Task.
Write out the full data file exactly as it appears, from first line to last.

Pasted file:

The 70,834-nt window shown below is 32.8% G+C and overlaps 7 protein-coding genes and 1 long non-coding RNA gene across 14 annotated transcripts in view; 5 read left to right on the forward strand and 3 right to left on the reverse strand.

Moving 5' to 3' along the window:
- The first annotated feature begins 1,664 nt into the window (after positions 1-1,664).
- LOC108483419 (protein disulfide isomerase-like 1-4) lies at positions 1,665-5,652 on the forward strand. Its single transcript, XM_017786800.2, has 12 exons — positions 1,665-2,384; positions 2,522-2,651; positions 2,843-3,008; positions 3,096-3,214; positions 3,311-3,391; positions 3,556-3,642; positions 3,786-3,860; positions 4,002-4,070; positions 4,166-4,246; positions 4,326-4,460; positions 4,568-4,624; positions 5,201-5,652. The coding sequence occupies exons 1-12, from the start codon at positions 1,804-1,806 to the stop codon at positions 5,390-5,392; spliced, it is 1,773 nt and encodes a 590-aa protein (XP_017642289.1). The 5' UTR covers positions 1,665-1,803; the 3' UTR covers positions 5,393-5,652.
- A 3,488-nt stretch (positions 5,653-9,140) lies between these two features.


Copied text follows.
The 70,834-nt window shown below is 32.8% G+C and overlaps 7 protein-coding genes and 1 long non-coding RNA gene across 14 annotated transcripts in view; 5 read left to right on the forward strand and 3 right to left on the reverse strand.

Moving 5' to 3' along the window:
- The first annotated feature begins 1,664 nt into the window (after positions 1-1,664).
- LOC108483419 (protein disulfide isomerase-like 1-4) lies at positions 1,665-5,652 on the forward strand. Its single transcript, XM_017786800.2, has 12 exons — positions 1,665-2,384; positions 2,522-2,651; positions 2,843-3,008; positions 3,096-3,214; positions 3,311-3,391; positions 3,556-3,642; positions 3,786-3,860; positions 4,002-4,070; positions 4,166-4,246; positions 4,326-4,460; positions 4,568-4,624; positions 5,201-5,652. The coding sequence occupies exons 1-12, from the start codon at positions 1,804-1,806 to the stop codon at positions 5,390-5,392; spliced, it is 1,773 nt and encodes a 590-aa protein (XP_017642289.1). The 5' UTR covers positions 1,665-1,803; the 3' UTR covers positions 5,393-5,652.
- A 3,488-nt stretch (positions 5,653-9,140) lies between these two features.